Genomes and Genes
High-Throughput Assay for the Discovery of Small Molecule Inhibitors of microRNA
Principal Investigator: Alexander Deiters
Abstract: DESCRIPTION (provided by applicant): MicroRNAs (miRNAs) are short, single-stranded RNAs of 21-23 nucleotides that are enzymatically processed from stem-loop precursors encoded within the human genome. They bind to untranslated regions in messenger RNA and induce a down-regulation of their transcription. It has been estimated that approximately 1000 microRNAs exist in humans, which control up to 30% of all genes. Thus, it is not surprising that the misregulation (either up- or down-regulation) of certain microRNAs has been linked to the development and prognosis of many types of cancer and other human diseases, including viral infections. The microRNA miR-122 and miR-155 have been recognized as important miRNAs involved in Hepatitis C Virus infection and cancer development. Although the connections between those miRNAs and human diseases have been made, very little is known about the biogenesis and regulation of individual microRNAs in healthy tissue, and what causes their misregulation in diseased tissue. Small molecule inhibitors of miRNA function will be unique pharmacological probes to close this knowledge gap. In contrast to the commonly used oligonucleotide antisense agents to inhibit miRNA function through hybridization and duplex formation, small molecule inhibitors can interfere with any step of the miRNA pathway. Thus, they can reveal important information about transcriptional and post-transcriptional regulation of particular miRNAs. Moreover, small molecule miRNA modulators have significant advantages over oligonucleotide antisense agents: they can be easily shared;they are more stable intracellularly;they are easily delivered into cells, animals, and humans;timing and location of delivery can be controlled;and they can be directly used on various cell lines and in different model organisms. We are proposing to develop a cell-based high-throughput assay using luminescence readouts for the discovery of small molecule inhibitors of miR-122 and miR-155. In addition to establishing the primary assay, a set of three secondary assays will be developed to validate and characterize the compound hits from the primary screen. These assays will exclude non-specific small molecule hits and deliver a more detailed picture of the activity and specificity of the identified compounds. Specifically, we will achieve this goal via the following aims: 'Specific Aim 1: Assay development for miR-122 and miR-155 small molecule inhibitors. This will be accomplished through the following sub-aims: (1) Build luciferase reporter constructs for the intracellular detection of miR-122 and miR-155 function. (2) Test the reporters in cells via transient transfection and determine the parameter Z'using antagomir antisense agents. 'Specific Aim 2: Assay configuration for high-throughput screening of miR-122 and miR-155 small molecule inhibitors. This will be accomplished through the following sub-aims: (1) Modify reporter constructs for the generation of stable cell lines. (2) Generate stable cell lines expressing miR-122 and miR-155 reporters. (3) Test the stable cell lines with antagomir antisense agents and determine the parameter Z'. (4) Conduct a pilot screen of 1364 compounds. (5) Establish secondary assays to eliminate hit compounds that are not miRNA-specific inhibitors and to validate hit compounds. Based on our expertise in developing the first small molecule inhibitor of miRNA function, specifically of miR- 21, and based on the substantial preliminary data presented, we do not expect any difficulties in achieving the two aims stated above. Our long term goal is to develop chemical tools to better understand the molecular mechanisms of miRNA biogenesis, of the functions of specific miRNAs involved in human disease, and to assess the global impact of miRNAs on various cellular processes and pathways. The small molecules that will be discovered from a high- throughput screen at the MLPCN are expected to have a broad impact on human health, due to the involvement of miRNAs in several human pathologies (including cancer and viral infection) and the increasing interest in the miRNA pathway as a drug target. The establishment of miRNAs as molecular drug targets together with novel small molecule inhibitors has the potential to provide a paradigm changing effect on the discovery of targeted chemotherapeutic agents. Furthermore, the developed inhibitors will be used as innovative and highly specific chemical tools for the study of the biogenesis and function of the targeted miRNAs. PUBLIC HEALTH RELEVANCE: The miRNAs miR-122 and miR-155 are involved in hepatitis C virus (HCV) replication and cancer manifestation. A high-throughput assay for small molecule inhibitors of these miRNAs together with a set of secondary assays will be developed. Discovered small molecules will be unique probes for the detailed investigation of the regulation and biogenesis of these disease-relevant miRNAs, and have the potential to validate both miRNAs as fundamentally novel therapeutic targets.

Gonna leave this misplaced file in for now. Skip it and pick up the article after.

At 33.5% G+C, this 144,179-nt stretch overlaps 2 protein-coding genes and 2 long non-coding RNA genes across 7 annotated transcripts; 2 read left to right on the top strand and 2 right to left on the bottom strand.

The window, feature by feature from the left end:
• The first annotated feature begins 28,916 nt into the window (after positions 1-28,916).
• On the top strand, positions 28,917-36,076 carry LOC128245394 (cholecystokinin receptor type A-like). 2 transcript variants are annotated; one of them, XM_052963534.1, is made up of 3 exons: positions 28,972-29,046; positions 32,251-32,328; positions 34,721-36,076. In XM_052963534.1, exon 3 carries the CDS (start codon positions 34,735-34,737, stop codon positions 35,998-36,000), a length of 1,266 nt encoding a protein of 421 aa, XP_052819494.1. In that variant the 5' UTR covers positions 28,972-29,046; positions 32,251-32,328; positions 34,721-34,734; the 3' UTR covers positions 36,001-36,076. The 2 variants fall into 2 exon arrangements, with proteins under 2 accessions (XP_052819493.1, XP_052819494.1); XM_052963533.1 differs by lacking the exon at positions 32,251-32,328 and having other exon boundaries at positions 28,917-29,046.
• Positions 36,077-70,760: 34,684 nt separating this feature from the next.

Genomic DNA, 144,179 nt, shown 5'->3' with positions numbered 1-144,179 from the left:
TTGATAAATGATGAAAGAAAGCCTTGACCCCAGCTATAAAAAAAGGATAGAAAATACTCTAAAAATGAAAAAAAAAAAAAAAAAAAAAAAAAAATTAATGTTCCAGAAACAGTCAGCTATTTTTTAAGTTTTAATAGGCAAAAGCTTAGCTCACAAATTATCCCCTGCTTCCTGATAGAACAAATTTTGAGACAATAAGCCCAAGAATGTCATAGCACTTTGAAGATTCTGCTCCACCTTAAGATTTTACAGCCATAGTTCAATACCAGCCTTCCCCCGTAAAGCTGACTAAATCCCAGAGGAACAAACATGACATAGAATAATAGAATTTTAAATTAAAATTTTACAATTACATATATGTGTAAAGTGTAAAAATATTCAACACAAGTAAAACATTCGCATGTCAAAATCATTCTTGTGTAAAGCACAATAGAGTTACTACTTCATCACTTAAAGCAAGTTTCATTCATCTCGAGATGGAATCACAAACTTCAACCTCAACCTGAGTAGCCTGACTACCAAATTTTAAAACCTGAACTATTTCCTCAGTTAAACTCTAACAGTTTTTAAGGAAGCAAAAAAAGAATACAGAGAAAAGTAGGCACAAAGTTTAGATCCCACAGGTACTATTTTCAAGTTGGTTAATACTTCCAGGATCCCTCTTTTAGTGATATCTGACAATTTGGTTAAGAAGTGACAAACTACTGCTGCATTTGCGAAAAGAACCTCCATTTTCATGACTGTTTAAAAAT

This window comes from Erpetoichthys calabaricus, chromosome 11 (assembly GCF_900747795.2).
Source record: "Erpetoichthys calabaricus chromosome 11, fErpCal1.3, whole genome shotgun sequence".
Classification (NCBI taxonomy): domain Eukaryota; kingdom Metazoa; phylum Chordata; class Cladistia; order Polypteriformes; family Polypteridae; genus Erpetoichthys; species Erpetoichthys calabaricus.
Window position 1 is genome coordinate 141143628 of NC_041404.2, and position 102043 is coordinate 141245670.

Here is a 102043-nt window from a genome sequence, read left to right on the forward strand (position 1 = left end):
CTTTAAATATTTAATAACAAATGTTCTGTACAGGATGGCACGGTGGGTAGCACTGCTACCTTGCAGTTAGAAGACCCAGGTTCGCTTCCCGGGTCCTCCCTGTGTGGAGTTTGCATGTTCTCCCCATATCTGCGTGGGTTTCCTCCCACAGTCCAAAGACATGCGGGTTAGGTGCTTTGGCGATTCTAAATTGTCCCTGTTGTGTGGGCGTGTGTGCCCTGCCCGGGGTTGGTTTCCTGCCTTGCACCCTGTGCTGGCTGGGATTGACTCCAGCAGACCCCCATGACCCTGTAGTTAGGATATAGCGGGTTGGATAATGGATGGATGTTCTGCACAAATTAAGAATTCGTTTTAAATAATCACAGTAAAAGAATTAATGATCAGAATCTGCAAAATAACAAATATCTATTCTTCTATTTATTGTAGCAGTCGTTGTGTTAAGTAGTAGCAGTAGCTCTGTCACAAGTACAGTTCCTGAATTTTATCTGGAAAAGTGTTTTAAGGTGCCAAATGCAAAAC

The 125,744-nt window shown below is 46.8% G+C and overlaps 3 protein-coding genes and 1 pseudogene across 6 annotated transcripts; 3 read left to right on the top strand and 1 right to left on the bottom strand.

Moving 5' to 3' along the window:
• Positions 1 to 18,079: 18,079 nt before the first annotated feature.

Funding Period: -------------------- - --------------------
more information: NIH RePORT
- High-throughput luciferase reporter assay for small-molecule inhibitors of microRNA functionColleen M Connelly
North Carolina State University, Raleigh, NC, USA
J Biomol Screen 17:822-8. 2012..The described reporter assay will enable the high-throughput screening of small-molecule miR-122 inhibitors and can be readily extended to other miRNAs...